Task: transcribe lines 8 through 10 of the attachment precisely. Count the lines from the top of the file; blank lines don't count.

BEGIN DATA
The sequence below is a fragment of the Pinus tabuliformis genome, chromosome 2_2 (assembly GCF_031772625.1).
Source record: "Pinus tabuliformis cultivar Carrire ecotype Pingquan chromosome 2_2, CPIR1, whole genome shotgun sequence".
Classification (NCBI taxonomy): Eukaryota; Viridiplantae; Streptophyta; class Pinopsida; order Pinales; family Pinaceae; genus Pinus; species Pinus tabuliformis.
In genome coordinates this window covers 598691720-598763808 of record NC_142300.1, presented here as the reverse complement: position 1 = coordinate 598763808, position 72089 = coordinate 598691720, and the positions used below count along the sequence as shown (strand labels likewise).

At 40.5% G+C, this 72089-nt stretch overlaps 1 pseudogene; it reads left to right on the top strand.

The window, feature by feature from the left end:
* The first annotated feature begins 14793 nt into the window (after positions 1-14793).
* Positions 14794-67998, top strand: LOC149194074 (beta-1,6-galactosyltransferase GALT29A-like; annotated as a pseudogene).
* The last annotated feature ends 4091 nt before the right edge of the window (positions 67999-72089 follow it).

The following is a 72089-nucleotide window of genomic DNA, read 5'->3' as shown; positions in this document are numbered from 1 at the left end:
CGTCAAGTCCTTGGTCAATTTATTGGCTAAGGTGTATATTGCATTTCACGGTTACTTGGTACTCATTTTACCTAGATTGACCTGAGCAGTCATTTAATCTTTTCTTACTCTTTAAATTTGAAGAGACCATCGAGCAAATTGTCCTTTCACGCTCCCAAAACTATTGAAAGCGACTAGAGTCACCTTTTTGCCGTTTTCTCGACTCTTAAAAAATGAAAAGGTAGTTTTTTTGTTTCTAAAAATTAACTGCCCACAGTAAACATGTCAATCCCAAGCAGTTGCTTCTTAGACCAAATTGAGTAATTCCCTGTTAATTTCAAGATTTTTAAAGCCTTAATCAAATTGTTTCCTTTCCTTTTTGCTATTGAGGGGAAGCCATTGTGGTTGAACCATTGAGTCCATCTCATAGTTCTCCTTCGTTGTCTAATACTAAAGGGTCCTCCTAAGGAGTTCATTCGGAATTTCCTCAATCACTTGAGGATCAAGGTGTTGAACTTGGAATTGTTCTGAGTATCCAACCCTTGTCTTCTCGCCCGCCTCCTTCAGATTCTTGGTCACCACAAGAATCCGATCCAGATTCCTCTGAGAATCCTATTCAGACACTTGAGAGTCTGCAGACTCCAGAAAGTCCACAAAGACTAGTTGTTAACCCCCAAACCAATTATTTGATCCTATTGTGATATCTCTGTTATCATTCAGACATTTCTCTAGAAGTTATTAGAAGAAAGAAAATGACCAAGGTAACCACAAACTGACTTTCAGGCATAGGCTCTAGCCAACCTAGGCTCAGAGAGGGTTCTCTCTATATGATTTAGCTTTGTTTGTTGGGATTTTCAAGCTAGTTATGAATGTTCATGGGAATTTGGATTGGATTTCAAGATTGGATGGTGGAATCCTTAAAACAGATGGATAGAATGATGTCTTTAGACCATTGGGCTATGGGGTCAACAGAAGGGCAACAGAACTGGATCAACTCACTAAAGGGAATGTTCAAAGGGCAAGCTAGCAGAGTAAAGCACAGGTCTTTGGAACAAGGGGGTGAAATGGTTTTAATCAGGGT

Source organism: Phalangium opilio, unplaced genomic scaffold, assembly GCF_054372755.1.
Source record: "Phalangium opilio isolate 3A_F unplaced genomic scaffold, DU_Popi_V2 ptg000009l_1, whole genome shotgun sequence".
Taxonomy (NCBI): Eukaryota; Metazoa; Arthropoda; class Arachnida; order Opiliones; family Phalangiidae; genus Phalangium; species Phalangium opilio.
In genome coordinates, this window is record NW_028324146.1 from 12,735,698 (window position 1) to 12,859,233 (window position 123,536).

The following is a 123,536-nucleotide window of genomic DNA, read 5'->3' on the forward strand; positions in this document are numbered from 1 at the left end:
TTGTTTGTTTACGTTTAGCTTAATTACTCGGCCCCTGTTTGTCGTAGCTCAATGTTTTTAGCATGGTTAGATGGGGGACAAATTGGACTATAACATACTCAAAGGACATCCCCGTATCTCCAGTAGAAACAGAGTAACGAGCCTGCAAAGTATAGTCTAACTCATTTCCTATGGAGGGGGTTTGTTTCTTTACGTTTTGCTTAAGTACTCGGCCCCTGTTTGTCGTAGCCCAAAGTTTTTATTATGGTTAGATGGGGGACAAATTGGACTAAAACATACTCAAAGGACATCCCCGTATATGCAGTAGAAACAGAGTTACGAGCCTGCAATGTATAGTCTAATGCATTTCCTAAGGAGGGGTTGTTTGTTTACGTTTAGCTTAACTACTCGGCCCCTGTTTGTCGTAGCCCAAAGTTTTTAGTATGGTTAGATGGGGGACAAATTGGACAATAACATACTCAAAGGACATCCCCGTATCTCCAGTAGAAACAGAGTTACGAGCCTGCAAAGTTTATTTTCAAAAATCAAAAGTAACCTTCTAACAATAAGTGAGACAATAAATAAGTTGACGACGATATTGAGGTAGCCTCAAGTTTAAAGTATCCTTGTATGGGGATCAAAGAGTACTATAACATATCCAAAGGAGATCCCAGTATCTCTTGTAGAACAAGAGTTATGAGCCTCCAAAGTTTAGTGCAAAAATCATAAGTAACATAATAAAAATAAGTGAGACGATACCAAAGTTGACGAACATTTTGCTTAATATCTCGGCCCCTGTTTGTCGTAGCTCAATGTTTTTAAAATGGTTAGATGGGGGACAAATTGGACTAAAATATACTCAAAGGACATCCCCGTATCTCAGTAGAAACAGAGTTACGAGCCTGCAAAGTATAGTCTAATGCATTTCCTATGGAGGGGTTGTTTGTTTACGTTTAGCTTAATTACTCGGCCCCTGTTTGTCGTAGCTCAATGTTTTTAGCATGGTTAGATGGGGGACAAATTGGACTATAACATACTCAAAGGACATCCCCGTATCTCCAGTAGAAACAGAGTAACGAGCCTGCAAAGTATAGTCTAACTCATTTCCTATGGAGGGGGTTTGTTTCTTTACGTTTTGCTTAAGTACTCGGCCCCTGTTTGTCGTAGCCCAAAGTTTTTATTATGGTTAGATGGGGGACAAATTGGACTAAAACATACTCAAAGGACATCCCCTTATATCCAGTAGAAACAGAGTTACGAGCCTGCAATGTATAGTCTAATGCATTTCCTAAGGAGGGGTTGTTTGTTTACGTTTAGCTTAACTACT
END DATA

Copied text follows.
* Positions 14794-67998, top strand: LOC149194074 (beta-1,6-galactosyltransferase GALT29A-like; annotated as a pseudogene).
* The last annotated feature ends 4091 nt before the right edge of the window (positions 67999-72089 follow it).

The following is a 72089-nucleotide window of genomic DNA, read 5'->3' as shown; positions in this document are numbered from 1 at the left end: